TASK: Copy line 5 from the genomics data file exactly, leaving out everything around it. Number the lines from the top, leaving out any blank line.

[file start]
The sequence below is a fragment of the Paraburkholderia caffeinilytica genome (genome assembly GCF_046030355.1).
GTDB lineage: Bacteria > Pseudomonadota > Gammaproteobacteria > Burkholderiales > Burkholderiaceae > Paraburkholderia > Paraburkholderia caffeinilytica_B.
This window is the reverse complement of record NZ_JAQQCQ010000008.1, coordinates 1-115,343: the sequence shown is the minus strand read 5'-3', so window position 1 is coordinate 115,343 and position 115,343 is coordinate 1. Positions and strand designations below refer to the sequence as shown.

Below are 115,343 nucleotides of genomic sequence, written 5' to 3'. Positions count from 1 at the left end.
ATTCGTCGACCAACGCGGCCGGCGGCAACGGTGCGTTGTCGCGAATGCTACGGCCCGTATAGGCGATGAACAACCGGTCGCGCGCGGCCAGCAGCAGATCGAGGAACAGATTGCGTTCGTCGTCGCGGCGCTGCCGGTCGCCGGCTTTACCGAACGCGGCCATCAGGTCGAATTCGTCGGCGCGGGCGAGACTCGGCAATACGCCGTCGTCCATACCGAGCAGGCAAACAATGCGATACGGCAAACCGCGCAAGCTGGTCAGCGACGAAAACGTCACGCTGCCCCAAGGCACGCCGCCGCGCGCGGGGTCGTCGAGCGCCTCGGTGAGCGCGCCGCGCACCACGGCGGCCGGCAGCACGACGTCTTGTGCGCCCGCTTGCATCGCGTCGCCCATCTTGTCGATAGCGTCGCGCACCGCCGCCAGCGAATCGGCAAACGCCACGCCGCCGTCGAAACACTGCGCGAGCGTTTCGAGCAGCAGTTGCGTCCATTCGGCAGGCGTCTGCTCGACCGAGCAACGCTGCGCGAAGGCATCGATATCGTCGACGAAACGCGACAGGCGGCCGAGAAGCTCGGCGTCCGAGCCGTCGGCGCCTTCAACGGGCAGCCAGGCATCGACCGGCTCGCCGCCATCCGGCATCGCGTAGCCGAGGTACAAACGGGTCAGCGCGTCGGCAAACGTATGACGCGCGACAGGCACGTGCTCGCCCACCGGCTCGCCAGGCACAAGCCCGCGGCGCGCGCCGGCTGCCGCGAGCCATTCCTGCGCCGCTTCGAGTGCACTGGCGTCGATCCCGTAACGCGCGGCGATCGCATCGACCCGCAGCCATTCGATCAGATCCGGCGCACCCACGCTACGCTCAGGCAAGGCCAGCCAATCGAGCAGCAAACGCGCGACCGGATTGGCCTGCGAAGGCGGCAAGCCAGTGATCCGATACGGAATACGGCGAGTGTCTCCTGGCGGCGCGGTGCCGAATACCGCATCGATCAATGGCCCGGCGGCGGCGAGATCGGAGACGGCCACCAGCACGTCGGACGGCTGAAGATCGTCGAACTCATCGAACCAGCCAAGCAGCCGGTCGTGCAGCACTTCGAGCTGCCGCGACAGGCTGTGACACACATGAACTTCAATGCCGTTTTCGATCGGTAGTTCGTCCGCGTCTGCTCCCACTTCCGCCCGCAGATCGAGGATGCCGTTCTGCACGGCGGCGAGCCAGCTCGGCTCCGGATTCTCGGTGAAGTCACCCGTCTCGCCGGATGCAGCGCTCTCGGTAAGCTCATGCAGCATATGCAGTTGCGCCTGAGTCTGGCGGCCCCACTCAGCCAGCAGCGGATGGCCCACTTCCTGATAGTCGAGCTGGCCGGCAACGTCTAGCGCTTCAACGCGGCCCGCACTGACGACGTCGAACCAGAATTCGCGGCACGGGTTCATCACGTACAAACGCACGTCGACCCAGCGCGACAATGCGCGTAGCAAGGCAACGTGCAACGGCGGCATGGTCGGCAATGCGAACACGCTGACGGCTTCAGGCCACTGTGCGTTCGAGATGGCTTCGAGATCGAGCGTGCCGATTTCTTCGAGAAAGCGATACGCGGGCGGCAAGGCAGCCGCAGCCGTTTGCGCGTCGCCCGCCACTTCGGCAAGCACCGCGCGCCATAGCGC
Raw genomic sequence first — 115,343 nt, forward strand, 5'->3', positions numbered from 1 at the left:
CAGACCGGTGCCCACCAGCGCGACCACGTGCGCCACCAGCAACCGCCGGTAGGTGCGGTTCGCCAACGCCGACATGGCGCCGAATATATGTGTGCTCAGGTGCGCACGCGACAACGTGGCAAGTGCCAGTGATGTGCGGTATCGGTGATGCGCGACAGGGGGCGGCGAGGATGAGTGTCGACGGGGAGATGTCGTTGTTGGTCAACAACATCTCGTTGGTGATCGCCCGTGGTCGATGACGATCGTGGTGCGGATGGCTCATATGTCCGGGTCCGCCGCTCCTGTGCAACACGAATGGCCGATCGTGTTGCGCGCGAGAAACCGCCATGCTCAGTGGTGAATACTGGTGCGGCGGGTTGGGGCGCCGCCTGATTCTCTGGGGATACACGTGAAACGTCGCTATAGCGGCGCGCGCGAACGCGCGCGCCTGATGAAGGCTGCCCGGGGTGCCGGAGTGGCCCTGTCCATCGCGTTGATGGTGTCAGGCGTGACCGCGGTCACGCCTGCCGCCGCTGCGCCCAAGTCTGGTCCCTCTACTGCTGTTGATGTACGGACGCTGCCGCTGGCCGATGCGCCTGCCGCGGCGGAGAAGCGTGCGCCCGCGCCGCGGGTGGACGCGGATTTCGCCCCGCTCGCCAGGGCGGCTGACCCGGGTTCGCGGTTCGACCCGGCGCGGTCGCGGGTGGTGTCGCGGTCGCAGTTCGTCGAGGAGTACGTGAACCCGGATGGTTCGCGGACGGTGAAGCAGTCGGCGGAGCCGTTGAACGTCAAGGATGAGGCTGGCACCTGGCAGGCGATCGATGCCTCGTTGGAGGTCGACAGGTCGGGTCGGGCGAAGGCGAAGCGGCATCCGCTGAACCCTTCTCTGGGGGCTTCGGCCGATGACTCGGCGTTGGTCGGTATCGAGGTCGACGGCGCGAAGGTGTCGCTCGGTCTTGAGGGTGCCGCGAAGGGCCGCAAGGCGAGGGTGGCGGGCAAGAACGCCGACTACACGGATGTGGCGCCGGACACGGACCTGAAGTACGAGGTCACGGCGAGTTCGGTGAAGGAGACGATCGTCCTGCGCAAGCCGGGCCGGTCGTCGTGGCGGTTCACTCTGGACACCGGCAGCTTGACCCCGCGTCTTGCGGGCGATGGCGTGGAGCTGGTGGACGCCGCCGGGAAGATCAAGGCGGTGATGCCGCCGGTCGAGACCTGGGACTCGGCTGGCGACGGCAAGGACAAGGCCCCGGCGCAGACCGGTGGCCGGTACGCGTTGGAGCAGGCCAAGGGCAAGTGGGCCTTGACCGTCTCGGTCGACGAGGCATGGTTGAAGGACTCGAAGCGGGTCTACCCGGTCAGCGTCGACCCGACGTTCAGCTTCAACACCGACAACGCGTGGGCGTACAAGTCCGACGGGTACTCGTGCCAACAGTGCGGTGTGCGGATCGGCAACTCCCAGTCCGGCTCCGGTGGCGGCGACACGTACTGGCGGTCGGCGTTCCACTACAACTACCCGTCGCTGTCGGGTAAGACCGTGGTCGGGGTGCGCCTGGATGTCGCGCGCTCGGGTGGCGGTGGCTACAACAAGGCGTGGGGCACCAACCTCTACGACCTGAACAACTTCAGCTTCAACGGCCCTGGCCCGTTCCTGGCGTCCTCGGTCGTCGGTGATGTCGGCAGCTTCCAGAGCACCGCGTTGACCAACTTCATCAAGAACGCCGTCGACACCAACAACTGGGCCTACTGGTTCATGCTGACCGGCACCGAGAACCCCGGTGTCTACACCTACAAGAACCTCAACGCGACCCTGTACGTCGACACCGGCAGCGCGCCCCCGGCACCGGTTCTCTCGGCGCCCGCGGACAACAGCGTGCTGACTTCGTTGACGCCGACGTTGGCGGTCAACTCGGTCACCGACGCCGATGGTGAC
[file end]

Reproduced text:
ATTCGTCGACCAACGCGGCCGGCGGCAACGGTGCGTTGTCGCGAATGCTACGGCCCGTATAGGCGATGAACAACCGGTCGCGCGCGGCCAGCAGCAGATCGAGGAACAGATTGCGTTCGTCGTCGCGGCGCTGCCGGTCGCCGGCTTTACCGAACGCGGCCATCAGGTCGAATTCGTCGGCGCGGGCGAGACTCGGCAATACGCCGTCGTCCATACCGAGCAGGCAAACAATGCGATACGGCAAACCGCGCAAGCTGGTCAGCGACGAAAACGTCACGCTGCCCCAAGGCACGCCGCCGCGCGCGGGGTCGTCGAGCGCCTCGGTGAGCGCGCCGCGCACCACGGCGGCCGGCAGCACGACGTCTTGTGCGCCCGCTTGCATCGCGTCGCCCATCTTGTCGATAGCGTCGCGCACCGCCGCCAGCGAATCGGCAAACGCCACGCCGCCGTCGAAACACTGCGCGAGCGTTTCGAGCAGCAGTTGCGTCCATTCGGCAGGCGTCTGCTCGACCGAGCAACGCTGCGCGAAGGCATCGATATCGTCGACGAAACGCGACAGGCGGCCGAGAAGCTCGGCGTCCGAGCCGTCGGCGCCTTCAACGGGCAGCCAGGCATCGACCGGCTCGCCGCCATCCGGCATCGCGTAGCCGAGGTACAAACGGGTCAGCGCGTCGGCAAACGTATGACGCGCGACAGGCACGTGCTCGCCCACCGGCTCGCCAGGCACAAGCCCGCGGCGCGCGCCGGCTGCCGCGAGCCATTCCTGCGCCGCTTCGAGTGCACTGGCGTCGATCCCGTAACGCGCGGCGATCGCATCGACCCGCAGCCATTCGATCAGATCCGGCGCACCCACGCTACGCTCAGGCAAGGCCAGCCAATCGAGCAGCAAACGCGCGACCGGATTGGCCTGCGAAGGCGGCAAGCCAGTGATCCGATACGGAATACGGCGAGTGTCTCCTGGCGGCGCGGTGCCGAATACCGCATCGATCAATGGCCCGGCGGCGGCGAGATCGGAGACGGCCACCAGCACGTCGGACGGCTGAAGATCGTCGAACTCATCGAACCAGCCAAGCAGCCGGTCGTGCAGCACTTCGAGCTGCCGCGACAGGCTGTGACACACATGAACTTCAATGCCGTTTTCGATCGGTAGTTCGTCCGCGTCTGCTCCCACTTCCGCCCGCAGATCGAGGATGCCGTTCTGCACGGCGGCGAGCCAGCTCGGCTCCGGATTCTCGGTGAAGTCACCCGTCTCGCCGGATGCAGCGCTCTCGGTAAGCTCATGCAGCATATGCAGTTGCGCCTGAGTCTGGCGGCCCCACTCAGCCAGCAGCGGATGGCCCACTTCCTGATAGTCGAGCTGGCCGGCAACGTCTAGCGCTTCAACGCGGCCCGCACTGACGACGTCGAACCAGAATTCGCGGCACGGGTTCATCACGTACAAACGCACGTCGACCCAGCGCGACAATGCGCGTAGCAAGGCAACGTGCAACGGCGGCATGGTCGGCAATGCGAACACGCTGACGGCTTCAGGCCACTGTGCGTTCGAGATGGCTTCGAGATCGAGCGTGCCGATTTCTTCGAGAAAGCGATACGCGGGCGGCAAGGCAGCCGCAGCCGTTTGCGCGTCGCCCGCCACTTCGGCAAGCACCGCGCGCCATAGCGC